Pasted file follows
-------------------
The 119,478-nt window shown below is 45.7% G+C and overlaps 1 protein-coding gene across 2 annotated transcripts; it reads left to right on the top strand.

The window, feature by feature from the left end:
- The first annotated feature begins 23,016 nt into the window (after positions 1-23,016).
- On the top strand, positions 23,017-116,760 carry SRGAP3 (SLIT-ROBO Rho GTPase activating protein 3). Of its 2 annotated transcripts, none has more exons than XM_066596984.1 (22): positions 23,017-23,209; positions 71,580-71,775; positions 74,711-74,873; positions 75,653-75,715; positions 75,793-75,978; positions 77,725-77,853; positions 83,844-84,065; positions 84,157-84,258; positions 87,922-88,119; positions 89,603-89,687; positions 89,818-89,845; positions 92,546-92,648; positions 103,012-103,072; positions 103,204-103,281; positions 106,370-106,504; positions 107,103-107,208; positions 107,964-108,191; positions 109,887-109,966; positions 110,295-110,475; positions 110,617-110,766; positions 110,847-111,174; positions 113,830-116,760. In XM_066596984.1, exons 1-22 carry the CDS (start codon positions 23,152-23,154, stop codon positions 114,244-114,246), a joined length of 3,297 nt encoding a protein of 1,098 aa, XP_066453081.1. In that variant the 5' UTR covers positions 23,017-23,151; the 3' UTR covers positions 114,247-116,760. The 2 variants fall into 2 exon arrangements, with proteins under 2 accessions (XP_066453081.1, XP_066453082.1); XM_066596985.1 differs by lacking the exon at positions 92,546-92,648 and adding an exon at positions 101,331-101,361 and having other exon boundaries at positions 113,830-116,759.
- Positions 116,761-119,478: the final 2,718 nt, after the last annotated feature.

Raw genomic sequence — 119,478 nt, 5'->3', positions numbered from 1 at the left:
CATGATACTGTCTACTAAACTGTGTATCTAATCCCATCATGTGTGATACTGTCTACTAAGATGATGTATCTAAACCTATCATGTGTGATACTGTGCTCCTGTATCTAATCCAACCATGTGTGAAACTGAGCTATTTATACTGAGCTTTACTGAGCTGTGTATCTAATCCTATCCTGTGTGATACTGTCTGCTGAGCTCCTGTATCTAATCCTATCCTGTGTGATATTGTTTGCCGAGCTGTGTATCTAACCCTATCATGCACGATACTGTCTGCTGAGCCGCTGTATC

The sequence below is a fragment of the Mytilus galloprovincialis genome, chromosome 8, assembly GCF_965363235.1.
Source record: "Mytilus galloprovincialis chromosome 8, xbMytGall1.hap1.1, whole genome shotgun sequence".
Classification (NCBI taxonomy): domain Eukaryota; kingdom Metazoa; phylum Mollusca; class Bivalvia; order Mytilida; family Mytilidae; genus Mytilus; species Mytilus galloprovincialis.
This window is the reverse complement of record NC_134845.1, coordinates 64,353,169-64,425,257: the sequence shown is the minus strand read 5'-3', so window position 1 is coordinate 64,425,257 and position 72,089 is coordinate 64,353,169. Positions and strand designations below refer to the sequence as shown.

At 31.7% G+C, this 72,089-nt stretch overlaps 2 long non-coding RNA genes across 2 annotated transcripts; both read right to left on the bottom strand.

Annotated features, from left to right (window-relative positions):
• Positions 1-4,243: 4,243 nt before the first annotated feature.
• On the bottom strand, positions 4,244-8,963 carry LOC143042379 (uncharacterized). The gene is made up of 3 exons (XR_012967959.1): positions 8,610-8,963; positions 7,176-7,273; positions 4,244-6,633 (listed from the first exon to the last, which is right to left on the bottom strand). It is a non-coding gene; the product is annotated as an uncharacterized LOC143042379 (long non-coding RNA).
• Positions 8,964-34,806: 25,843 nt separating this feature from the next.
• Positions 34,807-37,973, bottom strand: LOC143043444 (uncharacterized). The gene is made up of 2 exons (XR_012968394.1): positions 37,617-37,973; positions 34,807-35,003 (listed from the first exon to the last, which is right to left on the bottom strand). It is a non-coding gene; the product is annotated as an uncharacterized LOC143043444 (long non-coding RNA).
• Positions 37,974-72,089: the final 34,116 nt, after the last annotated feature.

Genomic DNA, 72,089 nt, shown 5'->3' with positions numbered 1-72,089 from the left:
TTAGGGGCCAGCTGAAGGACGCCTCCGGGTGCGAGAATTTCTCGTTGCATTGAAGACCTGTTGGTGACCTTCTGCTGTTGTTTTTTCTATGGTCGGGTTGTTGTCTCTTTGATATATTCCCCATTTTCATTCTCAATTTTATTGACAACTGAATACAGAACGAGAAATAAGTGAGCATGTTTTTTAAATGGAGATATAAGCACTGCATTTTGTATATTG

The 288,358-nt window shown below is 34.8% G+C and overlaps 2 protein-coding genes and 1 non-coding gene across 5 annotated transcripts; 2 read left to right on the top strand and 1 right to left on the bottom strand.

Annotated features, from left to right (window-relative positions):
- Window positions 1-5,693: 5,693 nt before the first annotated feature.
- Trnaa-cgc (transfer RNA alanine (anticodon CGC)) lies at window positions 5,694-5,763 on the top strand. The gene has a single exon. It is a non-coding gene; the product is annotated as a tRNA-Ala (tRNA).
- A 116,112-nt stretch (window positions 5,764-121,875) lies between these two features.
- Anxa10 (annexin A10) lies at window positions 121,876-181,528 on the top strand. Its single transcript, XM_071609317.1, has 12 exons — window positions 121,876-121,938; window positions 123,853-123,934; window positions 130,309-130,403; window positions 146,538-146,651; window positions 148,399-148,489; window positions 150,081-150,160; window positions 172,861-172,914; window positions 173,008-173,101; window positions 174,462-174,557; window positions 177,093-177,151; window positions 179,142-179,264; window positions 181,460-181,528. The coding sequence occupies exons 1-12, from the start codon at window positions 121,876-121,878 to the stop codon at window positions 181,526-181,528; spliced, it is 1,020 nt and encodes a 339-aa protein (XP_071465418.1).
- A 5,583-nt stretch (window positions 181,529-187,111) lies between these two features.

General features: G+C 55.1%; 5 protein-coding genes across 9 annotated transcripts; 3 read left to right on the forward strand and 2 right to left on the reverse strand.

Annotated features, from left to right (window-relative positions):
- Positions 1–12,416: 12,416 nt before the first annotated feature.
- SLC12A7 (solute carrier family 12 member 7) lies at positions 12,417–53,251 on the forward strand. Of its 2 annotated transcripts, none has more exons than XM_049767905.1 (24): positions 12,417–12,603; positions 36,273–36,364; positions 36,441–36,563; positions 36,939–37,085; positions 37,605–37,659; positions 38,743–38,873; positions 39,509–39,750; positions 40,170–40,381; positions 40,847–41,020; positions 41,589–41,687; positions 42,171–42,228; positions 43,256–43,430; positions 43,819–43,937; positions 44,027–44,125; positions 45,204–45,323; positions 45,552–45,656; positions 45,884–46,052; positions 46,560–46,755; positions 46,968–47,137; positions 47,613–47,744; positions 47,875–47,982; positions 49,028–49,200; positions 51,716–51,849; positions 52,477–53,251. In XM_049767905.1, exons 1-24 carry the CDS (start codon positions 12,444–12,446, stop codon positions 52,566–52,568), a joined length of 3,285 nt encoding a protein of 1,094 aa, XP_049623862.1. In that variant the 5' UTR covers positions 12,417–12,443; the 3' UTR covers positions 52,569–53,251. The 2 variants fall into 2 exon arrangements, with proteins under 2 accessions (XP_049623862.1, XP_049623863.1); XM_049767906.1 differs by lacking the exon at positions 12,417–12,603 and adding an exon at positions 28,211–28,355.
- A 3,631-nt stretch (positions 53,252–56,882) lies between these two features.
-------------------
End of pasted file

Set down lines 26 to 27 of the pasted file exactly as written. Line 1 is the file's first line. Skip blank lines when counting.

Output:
- Anxa10 (annexin A10) lies at window positions 121,876-181,528 on the top strand. Its single transcript, XM_071609317.1, has 12 exons — window positions 121,876-121,938; window positions 123,853-123,934; window positions 130,309-130,403; window positions 146,538-146,651; window positions 148,399-148,489; window positions 150,081-150,160; window positions 172,861-172,914; window positions 173,008-173,101; window positions 174,462-174,557; window positions 177,093-177,151; window positions 179,142-179,264; window positions 181,460-181,528. The coding sequence occupies exons 1-12, from the start codon at window positions 121,876-121,878 to the stop codon at window positions 181,526-181,528; spliced, it is 1,020 nt and encodes a 339-aa protein (XP_071465418.1).
- A 5,583-nt stretch (window positions 181,529-187,111) lies between these two features.